Ritual and architecture have provided the abstract and the tangible foundations of group worship from the era of the first Christians to the present-day ceremonial of the Church.
Through the centuries the buildings that house liturgical practices have developed their own specific individuality, and the interpretation of the liturgy is reflected in architecture, a reflection in stone of community prayer lives. The early Syrian churches, the Roman basilicas, the Byzantine, Gothic, and Romanesque styles of the Western churches are symbols of the adaptation of architecture to liturgy—of style to content.
Father Bouyer replaces myths and misconceptions about Church liturgy with facts based on archeological findings and, in doing so, gives an entirely new concept of the importance of Church architecture as an implementation of liturgical worship.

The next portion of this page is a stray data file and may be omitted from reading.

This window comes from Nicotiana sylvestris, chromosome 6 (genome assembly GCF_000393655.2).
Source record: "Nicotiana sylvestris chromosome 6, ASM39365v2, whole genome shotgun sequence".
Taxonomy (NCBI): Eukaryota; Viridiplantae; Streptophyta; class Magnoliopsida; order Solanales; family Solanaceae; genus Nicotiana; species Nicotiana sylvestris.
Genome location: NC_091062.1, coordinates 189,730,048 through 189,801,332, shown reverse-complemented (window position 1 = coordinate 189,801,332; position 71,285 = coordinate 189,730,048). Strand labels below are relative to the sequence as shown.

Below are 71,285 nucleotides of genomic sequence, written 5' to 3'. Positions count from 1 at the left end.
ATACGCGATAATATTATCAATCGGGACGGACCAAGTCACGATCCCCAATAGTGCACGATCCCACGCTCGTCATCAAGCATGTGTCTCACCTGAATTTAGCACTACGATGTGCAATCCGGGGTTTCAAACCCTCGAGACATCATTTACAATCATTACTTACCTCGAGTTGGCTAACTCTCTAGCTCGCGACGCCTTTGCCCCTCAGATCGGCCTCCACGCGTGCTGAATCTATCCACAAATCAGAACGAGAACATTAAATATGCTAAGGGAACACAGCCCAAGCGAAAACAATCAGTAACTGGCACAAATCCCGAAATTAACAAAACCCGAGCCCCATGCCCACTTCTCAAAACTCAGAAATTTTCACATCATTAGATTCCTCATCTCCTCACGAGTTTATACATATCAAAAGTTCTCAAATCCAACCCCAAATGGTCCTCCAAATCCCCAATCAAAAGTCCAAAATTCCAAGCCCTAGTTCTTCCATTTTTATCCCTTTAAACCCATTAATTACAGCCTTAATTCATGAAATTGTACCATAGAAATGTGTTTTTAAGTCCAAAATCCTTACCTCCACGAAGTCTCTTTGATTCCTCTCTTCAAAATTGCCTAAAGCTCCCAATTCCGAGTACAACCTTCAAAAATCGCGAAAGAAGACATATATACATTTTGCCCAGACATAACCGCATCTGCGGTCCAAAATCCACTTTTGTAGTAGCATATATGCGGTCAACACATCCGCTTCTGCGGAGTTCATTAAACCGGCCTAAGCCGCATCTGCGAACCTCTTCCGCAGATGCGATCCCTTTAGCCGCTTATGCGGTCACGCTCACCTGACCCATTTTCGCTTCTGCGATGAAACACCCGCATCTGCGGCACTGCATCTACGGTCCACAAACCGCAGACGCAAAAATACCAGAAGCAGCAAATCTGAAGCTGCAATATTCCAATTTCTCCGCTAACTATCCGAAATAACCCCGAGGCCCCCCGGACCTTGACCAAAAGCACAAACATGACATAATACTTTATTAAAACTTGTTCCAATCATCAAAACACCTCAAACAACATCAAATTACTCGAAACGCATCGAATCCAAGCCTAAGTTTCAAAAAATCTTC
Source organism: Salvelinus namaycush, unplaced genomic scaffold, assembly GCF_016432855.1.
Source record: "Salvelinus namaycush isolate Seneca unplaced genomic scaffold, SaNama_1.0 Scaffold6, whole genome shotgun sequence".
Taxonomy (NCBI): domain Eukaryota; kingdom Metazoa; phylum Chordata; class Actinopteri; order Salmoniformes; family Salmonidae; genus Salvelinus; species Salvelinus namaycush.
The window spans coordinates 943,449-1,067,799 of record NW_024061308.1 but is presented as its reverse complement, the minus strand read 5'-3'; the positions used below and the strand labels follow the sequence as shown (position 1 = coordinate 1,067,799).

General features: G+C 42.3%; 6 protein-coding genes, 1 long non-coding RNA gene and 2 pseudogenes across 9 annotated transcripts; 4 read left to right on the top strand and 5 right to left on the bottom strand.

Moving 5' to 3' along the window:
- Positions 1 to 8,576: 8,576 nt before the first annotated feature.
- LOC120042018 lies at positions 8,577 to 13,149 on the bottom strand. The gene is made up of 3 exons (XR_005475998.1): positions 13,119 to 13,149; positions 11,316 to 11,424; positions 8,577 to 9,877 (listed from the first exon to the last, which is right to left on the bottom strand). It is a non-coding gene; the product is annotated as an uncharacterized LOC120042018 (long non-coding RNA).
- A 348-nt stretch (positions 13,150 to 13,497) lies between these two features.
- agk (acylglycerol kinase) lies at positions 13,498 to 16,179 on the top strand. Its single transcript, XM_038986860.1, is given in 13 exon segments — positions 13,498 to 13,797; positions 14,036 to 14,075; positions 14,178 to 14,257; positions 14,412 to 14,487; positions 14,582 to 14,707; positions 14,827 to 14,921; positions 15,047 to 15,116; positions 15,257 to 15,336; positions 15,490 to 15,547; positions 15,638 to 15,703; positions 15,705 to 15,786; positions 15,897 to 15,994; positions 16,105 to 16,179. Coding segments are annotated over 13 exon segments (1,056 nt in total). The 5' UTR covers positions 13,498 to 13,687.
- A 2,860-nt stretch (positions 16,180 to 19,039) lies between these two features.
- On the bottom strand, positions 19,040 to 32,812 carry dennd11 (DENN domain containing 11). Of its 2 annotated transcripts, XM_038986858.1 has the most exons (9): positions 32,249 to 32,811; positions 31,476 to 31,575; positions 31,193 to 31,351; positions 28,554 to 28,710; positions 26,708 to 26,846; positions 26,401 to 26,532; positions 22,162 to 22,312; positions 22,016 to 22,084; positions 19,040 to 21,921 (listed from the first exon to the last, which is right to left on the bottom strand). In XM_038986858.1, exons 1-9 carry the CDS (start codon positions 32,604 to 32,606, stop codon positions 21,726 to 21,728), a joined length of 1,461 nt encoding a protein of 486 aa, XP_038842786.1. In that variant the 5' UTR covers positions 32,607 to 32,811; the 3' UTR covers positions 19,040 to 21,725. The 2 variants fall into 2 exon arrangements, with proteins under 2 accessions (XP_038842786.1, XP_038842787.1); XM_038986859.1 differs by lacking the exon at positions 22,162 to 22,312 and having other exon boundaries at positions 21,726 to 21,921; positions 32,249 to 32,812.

"Builders of modern churches, says Father Bouyer, "seem to lack that inspired touch.... We try to furnish our churches with features picked at random from old routine styles."
To make Church architecture a contemporary witness to the liturgy, it is the author's belief that past practices must be examined to see if they are irrevocably welded to the past or flexible enough to reapply to the present. To discover—or rediscover—the meaning of the liturgy demands an over-all perspective necessary to remodel and structure our churches of today.
Rev. Louis Bouyer (1913-2004) was a member of the French Oratory and one of the most respected and versatile Catholic scholars and theologians of the twentieth century.